SPEED.EXE Utility
The SPEED.EXE utility can be executed with an appropriate command line switch to set the CPU speed as follows:
SPEED.EXE -s switches the CPU to the "Standard" 4.77MHz speed
SPEED.EXE -t switches the CPU to the "Turbo" 7.16MHz speed
SPEED.EXE -d switches the CPU to the "Double" 9.54MHz speed

It is common to put "SPEED.EXE -d" in your AUTOEXEC.BAT file to set the CPU to its fastest speed immediately after booting.
SETCLOCK.EXE Utility
The system includes a Real Time Clock on the motherboard which maintains the correct time while the system is powered off. Unlike modern computers which set this time automatically when the computer starts up, the RTC in the PC10-III/PC20-III/Colt must be explicitly queried for the time using the SETCLOCK.EXE utility.

The SETCLOCK.EXE utility can be used to set the system clock by reading the date and time from the RTC or it can be used to take the current date and time from the system clock and write it to the RTC as follows:
SETCLOCK.EXE -r reads the current time and date from the RTC and sets the system clock accordingly
SETCLOCK.EXE -w writes the system clock's time and date to the RTC

These tools may be downloaded from 15588
ROM Tools
Like most XT clones, this machine does not have a CMOS setup program which can be invoked on startup to configure the machine. But it does have two programs stored in its ROM BIOS which can be accessed via debug.exe from DOS.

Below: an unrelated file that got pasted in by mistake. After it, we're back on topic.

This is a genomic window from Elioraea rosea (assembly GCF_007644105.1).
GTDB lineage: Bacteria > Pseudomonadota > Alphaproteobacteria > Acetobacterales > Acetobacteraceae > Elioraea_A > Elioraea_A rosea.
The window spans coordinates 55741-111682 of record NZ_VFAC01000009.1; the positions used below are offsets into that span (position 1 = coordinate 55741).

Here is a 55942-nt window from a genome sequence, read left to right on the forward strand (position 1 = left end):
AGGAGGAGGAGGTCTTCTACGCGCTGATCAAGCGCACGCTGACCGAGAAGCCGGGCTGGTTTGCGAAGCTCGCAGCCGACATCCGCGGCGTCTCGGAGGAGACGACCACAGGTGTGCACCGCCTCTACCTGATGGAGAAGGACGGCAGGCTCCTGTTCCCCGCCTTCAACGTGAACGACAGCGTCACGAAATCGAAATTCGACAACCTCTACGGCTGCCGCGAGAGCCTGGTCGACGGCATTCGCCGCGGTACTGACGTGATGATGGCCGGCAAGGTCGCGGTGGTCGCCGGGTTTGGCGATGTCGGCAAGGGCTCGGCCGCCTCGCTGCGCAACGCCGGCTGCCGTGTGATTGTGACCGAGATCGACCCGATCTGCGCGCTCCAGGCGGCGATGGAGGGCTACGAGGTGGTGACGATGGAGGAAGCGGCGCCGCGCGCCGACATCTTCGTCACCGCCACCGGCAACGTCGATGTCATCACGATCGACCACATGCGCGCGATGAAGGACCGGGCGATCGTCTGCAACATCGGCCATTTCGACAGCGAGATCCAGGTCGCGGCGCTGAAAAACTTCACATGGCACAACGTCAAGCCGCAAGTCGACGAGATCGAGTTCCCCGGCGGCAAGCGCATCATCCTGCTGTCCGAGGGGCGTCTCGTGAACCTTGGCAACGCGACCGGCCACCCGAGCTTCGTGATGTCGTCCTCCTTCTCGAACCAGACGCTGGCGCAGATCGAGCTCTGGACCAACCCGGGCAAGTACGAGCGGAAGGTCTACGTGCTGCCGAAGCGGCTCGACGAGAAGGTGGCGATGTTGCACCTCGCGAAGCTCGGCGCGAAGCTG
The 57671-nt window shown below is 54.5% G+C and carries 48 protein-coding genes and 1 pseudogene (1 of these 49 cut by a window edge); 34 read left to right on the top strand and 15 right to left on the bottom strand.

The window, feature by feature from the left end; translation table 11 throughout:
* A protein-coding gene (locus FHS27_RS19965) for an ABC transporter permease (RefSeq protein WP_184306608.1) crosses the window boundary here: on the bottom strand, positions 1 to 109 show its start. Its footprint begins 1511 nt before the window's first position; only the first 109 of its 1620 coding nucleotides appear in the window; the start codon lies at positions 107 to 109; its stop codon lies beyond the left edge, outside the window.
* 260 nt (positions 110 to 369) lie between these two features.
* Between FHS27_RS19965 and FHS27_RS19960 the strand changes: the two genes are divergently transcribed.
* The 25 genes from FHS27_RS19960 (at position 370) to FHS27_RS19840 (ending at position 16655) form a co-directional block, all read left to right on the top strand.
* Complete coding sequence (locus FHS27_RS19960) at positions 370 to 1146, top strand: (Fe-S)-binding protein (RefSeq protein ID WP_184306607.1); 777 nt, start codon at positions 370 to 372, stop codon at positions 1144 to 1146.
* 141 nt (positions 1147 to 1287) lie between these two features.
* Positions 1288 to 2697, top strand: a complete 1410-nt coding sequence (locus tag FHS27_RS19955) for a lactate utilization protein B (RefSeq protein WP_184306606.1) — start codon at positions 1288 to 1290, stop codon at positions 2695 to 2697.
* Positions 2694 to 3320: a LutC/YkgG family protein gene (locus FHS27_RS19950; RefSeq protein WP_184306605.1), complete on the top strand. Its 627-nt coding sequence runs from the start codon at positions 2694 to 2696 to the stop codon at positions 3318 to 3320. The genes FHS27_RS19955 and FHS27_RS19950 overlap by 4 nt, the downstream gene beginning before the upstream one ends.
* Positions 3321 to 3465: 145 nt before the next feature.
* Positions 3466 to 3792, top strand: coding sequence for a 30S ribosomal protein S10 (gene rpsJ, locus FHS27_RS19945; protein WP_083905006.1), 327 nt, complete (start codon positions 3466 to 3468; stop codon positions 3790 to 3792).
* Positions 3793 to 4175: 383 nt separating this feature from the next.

G=FA00:5 loads the Western Digital IDE Superbios hard drive tool
G=F000:0 loads COMMODORE 8088 Monitor

Video
There are 4 dip-switches on the back of the unit used to configure the on-board video adapter.
Switch 1 configures the character set - Up(Off) selects the USA/Europe Character Set and Down(On) selects the Scandinavian Character Set
Switch 2 configures the adapter for monochrome or color output - Up(Off) selects monochrome output and Down(On) selects color output
Switch 3 and 4 define the default video mode:
Switch 3 Up(Off) and Switch 4 Up(Off) sets the default video mode to Monochrome
Switch 3 Up(Off) and Switch 4 Down(On) sets the default video mode to 80 Column Color
Switch 3 Down(On) and Switch 4 Up(Off) sets the default video mode to 40 Column Color
Switch 3 Down(On) and Switch 4 Down(On) disables the on-board video adapter

Video Modes
The system emulates four different display adapters.
CGA
The Computer Graphics Array or CGA standard on these systems supports the following modes:
80 column text mode (8x8 pixel character cell) in 16 colors
40 column text mode (8x8 pixel character cell) in 16 colors
320x200 graphics mode in 4 colors
640x200 graphics mode in monochrome (black & white)

These modes can be displayed as digital RGBI through the 9-pin monitor connector or composite NTSC video output. The display timings are:
Vertical Frequency: 60Hz
Horizontal Frequency: 15.7KHz
Maximum Dot Clock: 14.318MHz

Plantronics ColorPlus
Plantronic ColorPlus is a superset of the CGA standard and allows for more simultaneous colors to be displayed in graphics modes when used with software written to take advantage of it. Here are the two additional modes supported:
320x200 graphics mode in 16 colors
640x200 graphics mode in 4 colors

These modes can be displayed as digital RGBI through the 9-pin monitor connector or composite NTSC video output. The display timings are: